27 out of 13,000 police officers 'positive for drugs'
Out of 13,157 police officers tested for illegal drugs in the past two years, just 27 were positive, according to Jane's Police Review magazine.
The Metropolitan Police carried out the most tests, 2,154, and recorded the most positives, 11. Drugs detected included cannabis and cocaine.
Most were subject to random tests, although a small number were targeted following tip-offs.
Police chiefs say officers are disciplined if caught taking drugs.
The lead officer on counter-corruption with the Association of Chief Police Officers, Mike Cunningham, said: "Where any officer is found to have taken drugs they may face disciplinary and criminal proceedings."
One Pc in Kent resigned on the day of their test, the magazine reported.
During the period between September 2008 and September 2010, nine of the police forces who carried out tests reported at least one positive result.
At the Met - by far the largest force in the UK - 20 officers were tested "with cause" - following intelligence indicating possible substance misuse.
Of those 20, 11 tested positive.
The remaining 2,134 officers tested at the Met were chosen randomly - and of those, only one tested positive, for cocaine.
Only certain types of police officer can be subjected to random tests. These include those who use firearms and those who may be required to drive above the speed limit during the course of their duties.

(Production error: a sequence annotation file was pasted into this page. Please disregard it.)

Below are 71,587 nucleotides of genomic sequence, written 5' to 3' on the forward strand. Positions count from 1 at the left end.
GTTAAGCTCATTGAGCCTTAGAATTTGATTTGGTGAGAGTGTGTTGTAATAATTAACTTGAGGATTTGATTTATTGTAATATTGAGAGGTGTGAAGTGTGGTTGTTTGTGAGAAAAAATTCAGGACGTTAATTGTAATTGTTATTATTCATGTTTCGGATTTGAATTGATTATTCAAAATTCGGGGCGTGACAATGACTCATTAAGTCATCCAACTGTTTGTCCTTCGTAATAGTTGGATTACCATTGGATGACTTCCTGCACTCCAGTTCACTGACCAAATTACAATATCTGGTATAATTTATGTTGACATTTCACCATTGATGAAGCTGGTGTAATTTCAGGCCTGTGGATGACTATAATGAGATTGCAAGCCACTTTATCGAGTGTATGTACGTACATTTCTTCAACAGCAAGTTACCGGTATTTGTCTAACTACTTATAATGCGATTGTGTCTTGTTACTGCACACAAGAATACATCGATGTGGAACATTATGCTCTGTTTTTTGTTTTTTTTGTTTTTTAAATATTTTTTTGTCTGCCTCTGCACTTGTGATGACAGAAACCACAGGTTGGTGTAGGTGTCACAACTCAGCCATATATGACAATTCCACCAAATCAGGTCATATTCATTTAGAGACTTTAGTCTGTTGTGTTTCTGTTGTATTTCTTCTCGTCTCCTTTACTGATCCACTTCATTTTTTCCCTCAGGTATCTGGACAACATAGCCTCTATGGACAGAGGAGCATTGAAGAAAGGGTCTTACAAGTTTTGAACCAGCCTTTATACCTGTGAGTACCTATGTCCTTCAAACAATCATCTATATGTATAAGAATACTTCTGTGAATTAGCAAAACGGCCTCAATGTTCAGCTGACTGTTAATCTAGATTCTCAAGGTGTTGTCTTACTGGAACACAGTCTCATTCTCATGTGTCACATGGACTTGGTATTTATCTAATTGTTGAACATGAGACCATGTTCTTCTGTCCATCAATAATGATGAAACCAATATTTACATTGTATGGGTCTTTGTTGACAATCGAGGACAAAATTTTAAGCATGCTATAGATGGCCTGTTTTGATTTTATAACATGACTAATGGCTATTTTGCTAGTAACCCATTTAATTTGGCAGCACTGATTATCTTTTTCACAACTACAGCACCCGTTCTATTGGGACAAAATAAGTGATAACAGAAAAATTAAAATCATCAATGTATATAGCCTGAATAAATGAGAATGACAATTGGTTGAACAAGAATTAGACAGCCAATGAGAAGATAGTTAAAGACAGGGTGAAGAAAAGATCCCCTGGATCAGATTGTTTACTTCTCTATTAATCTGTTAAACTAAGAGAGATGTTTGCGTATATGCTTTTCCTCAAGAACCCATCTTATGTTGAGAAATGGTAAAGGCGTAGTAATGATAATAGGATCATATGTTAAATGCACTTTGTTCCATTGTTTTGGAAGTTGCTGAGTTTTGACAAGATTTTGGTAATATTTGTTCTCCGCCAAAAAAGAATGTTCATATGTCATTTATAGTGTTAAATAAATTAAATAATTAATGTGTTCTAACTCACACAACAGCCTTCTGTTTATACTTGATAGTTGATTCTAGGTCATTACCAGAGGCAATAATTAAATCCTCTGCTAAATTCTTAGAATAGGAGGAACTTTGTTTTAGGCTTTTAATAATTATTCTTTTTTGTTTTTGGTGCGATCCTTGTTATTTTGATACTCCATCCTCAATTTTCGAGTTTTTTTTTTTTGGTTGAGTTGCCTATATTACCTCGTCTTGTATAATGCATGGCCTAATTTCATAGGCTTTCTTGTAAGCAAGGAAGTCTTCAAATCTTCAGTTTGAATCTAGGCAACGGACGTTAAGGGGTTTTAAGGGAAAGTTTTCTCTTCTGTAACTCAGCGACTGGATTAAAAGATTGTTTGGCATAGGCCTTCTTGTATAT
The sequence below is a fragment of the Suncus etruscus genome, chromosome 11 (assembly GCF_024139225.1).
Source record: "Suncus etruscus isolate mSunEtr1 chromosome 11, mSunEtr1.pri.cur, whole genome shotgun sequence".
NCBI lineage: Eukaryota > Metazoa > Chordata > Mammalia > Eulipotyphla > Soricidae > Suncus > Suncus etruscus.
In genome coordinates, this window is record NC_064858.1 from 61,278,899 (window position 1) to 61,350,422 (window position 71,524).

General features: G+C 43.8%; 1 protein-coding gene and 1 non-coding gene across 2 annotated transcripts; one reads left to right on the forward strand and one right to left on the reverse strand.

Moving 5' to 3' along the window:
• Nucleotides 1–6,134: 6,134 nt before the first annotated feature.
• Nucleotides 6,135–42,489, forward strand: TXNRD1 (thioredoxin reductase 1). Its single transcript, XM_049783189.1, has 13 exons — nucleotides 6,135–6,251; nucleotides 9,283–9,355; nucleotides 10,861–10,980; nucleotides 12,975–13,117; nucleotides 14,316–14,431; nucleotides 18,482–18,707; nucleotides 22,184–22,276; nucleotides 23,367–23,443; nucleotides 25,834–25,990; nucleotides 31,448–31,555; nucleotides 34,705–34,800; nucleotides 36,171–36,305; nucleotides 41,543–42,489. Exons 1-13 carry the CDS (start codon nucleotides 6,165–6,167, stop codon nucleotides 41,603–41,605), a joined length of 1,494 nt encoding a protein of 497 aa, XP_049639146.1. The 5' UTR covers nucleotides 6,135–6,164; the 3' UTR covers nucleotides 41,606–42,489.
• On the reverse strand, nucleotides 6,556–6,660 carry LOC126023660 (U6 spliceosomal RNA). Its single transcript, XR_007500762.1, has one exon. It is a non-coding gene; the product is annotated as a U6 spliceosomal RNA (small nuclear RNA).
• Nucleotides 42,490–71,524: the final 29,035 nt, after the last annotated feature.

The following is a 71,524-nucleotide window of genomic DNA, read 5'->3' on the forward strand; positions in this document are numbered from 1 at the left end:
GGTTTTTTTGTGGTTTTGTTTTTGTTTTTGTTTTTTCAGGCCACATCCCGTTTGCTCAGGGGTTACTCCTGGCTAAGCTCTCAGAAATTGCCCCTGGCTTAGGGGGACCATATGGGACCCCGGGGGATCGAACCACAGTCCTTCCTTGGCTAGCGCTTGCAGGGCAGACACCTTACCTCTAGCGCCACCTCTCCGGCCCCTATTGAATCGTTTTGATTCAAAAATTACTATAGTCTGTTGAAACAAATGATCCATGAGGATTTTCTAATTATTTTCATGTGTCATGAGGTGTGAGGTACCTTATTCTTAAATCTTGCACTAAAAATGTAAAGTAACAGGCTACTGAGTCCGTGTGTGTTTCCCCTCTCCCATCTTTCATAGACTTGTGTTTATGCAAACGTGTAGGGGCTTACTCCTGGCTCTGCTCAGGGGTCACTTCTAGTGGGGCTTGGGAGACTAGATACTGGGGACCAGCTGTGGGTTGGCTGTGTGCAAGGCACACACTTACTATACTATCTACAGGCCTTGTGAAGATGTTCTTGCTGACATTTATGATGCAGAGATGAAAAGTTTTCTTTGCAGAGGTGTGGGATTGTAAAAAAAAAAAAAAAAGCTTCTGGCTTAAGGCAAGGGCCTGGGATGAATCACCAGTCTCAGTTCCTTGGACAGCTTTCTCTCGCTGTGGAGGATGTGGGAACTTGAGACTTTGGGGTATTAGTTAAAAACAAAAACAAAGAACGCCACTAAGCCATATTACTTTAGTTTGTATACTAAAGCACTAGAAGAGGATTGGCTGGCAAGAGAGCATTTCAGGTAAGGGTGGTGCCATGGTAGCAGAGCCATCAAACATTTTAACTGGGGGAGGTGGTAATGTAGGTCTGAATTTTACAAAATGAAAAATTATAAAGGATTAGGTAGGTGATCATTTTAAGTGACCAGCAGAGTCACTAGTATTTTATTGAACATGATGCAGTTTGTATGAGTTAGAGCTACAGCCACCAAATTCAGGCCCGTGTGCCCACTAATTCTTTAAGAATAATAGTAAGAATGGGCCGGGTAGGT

Greater Manchester Police tested 1,164, the majority without cause, officers and found that none were positive.
Surrey Police carried out the second highest number of random tests after the Met - a total of 1,315 - and again none were positive.
South Wales, Tayside and the Police Service of Northern Ireland all recorded three positive tests, two were reported in Humberside and Devon and Cornwall, and one each in Avon and Somerset, Merseyside and South Yorkshire.
Eight UK forces did not test any officers during the period - Bedfordshire, Central Scotland, City of London, Dumfries and Galloway, Gwent, Northern, Strathclyde, Sussex.
Graham Cassidy, secretary of the Superintendents' Association, said forgoing tests would have a negative impact on public confidence in policing.
"For the public to have doubts that officers are not drug free because a force was not doing tests would be unfortunate."
The Met said officers who had tested positively were no longer employed by the force.
Pete Smyth, chairman of the Met Police Federation, said there was a "very small" issue with drugs within the Met.
Following a review of the testing last year, the eligibility could be widened to included officers who deal with explosives or Tasers, or who carry out any kind of driving.
Chief Constable Mike Cunningham, the Association of Chief Police Officers' lead on counter corruption, said: "Where any officer is found to have taken drugs they may face disciplinary and criminal proceedings."
Steve Smith, deputy general secretary of the Police Federation of England and Wales, said he believed all new police applicants should be tested for drugs and those who fail should not be offered a job.
"That will stop anybody who may have a drug problem from coming in and it would also ensure that police officers are clean from day one," he said.